There are many games to choose from on behalf of what his stat lines were. 5 games over 120 yards receiving last year and with that 5 multiple TD games. In fact, the bowl game is the only game this year in that he didn't surpass 50 yards, but had 2 scores. My favorite game, however, and is mentioned above is the Tulane game. His Tulane stat line was 8 receptions 73 yards and 2 TDs. He was all over the field for the Cougars and this game showed all of what was talked about in this game. Did he have better overall games, yes, did he have better catches, also yes. This game showcases Tank Dell in his best light and even though it was a loss, (because of another combine invite Tyjae Spears, another workhorse) he may have won the day in showcasing his highs and lows.
Devante Parker, Brian Hartline
These two players are grinders. They worked for what they were and are in the league. Devante Parker does the dirty work and is a security blanket, you need a reception Parker is your guy. Brian Hartline had similar combine numbers as Tank Dell and Hartline had to prove his worth and played with Brandon Marshall and Ted Ginn Jr. What were those two guys? An alpha receiver and a deep threat. Brian Hartline was underneath and every route those guys didn't run. Tank Dell can be an alpha wide receiver but probably not right away. He needs to go to a team with receivers that can teach him to be a pro, and like Brian Hartline, be the top option at wide receiver.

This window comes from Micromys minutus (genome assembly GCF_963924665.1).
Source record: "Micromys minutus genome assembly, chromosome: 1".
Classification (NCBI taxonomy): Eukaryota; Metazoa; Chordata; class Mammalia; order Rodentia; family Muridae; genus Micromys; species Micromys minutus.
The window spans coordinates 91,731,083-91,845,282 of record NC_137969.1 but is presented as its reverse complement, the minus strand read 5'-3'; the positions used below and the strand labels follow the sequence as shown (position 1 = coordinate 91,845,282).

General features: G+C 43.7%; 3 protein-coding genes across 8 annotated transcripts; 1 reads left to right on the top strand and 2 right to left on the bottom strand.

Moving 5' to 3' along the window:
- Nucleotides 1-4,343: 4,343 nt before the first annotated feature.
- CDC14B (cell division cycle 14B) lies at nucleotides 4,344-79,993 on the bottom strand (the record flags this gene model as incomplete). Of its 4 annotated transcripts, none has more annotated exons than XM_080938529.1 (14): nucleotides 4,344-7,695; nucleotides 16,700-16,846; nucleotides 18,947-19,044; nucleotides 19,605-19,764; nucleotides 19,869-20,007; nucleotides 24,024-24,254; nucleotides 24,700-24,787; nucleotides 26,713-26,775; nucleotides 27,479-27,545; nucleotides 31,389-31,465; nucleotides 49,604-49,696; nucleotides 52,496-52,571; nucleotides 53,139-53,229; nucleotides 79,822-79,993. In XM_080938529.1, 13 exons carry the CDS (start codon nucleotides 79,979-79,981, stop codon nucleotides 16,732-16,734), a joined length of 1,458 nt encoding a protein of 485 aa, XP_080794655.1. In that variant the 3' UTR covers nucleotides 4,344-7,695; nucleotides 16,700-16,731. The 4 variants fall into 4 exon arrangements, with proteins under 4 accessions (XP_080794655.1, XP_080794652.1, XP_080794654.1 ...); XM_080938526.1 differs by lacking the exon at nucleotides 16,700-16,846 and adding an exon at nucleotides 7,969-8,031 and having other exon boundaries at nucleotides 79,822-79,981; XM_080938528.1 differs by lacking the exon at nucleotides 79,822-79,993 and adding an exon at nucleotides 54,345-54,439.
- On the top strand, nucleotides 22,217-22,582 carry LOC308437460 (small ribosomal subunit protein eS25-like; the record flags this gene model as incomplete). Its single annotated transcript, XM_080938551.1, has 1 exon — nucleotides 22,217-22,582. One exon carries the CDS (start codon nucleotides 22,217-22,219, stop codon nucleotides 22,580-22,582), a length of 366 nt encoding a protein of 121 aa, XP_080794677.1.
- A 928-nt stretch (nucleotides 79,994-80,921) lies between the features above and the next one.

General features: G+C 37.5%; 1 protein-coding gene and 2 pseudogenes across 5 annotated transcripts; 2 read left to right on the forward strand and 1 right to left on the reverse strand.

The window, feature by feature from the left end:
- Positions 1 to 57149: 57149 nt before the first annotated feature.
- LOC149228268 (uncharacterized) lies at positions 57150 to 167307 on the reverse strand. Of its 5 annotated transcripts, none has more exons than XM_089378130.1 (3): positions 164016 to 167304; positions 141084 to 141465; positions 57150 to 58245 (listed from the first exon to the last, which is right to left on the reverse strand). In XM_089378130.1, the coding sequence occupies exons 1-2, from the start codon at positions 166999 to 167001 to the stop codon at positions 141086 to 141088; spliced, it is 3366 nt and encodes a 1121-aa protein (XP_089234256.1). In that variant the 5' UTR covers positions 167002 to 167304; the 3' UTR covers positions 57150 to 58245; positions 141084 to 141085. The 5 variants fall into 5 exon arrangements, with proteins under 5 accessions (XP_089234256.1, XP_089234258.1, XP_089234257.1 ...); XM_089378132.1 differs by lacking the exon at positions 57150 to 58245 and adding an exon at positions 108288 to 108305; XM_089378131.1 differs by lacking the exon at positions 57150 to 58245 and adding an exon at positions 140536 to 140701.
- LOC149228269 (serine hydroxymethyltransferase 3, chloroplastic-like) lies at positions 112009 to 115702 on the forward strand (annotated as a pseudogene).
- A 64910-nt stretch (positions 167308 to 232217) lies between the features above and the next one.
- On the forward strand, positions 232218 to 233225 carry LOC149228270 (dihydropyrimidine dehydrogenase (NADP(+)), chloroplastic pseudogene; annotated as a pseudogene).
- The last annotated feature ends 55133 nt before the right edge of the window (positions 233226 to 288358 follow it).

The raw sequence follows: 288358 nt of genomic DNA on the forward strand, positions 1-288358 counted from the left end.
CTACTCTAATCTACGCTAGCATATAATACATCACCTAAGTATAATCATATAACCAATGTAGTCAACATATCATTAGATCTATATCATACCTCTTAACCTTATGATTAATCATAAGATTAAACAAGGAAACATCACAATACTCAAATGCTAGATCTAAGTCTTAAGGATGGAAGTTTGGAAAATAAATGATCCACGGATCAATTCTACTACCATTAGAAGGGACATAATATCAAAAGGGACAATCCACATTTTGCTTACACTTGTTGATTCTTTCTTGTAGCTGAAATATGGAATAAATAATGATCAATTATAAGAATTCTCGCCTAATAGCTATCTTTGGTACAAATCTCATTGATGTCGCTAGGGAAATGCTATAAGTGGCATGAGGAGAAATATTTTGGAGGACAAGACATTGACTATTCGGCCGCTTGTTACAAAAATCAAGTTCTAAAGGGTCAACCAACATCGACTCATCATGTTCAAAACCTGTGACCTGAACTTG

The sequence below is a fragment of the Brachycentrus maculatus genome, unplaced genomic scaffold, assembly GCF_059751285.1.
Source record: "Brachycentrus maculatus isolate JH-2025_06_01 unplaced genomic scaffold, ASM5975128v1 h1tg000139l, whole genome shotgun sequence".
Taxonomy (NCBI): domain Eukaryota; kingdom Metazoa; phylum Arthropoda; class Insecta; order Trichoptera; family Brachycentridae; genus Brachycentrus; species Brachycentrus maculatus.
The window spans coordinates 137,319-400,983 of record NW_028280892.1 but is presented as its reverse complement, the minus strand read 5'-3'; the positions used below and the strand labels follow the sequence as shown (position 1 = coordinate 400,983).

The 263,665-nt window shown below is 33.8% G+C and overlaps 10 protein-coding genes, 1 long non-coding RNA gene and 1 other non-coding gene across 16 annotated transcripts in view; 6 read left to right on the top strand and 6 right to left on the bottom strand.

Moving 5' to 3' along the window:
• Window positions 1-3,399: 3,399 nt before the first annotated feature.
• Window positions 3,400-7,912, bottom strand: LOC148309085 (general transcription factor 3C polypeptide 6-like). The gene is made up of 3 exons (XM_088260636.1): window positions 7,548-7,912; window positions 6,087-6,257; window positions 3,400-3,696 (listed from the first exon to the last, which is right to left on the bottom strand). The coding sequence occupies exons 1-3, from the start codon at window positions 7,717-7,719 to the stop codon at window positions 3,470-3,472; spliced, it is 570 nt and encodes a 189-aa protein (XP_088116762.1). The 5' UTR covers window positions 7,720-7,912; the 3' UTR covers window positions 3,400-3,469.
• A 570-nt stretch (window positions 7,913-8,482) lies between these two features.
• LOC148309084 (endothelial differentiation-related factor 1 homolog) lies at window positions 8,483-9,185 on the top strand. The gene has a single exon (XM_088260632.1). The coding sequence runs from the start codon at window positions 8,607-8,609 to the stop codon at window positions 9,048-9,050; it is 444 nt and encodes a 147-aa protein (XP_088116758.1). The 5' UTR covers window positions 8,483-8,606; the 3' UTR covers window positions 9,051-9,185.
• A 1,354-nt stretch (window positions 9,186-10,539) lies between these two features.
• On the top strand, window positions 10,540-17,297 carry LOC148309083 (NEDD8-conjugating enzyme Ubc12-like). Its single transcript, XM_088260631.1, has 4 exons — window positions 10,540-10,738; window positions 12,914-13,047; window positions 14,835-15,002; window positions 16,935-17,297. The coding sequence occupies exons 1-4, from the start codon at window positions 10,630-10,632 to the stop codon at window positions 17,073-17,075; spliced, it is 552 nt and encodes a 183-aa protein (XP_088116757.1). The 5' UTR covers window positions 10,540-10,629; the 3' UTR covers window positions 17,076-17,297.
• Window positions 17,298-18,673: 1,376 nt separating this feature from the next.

As long as the rumors are true. Tank Dell can be an ideal fit in an offense with Cooper Kupp leading the way. Kupp is a consummate professional. Small school guy that has become one of the best wide receivers in the league. This is exactly what Dell will need. Having Sean McVay and Mike LaFleur as coaches is just the cherry on top.
This one is more of a long shot but I feel would be a good fit. In Tank Dell’s eyes, he can become the WR1 in this offense, especially if Lamar Jackson stays. Rashod Bateman needs competition. Draft a young guy and let them battle it out. It might possibly help both WRs prove their potential.
Another team that can fit Tank Dell’s skills. As stated above, it has all the boxes for Dell to succeed. DK Metcalf and Tyler Lockett are perfect receivers to learn from and Dell could easily be the heir apparent to Lockett once he is done playing or gets traded. Do I see that happening, possibly because of age. Lockett and Dell also have similar profiles and would be a good player comparison.
This team is in full rebuild mode and needs a lot of work. The thing about the Titans that is most intriguing is Treylon Burks. He needs help, and Tank Dell would fall nicely into the WR 2 role for Tennessee, regardless if Ryan Tannehill is playing QB or not.
Cody Folden joined the Dynasty Pros team in 2023. He plays in many dynasty leagues but dabbles in other leagues like devy, contract, and scouting leagues. He loves to dive deep into learning about prospects coming up through college and seeing them thrive when they get to the league.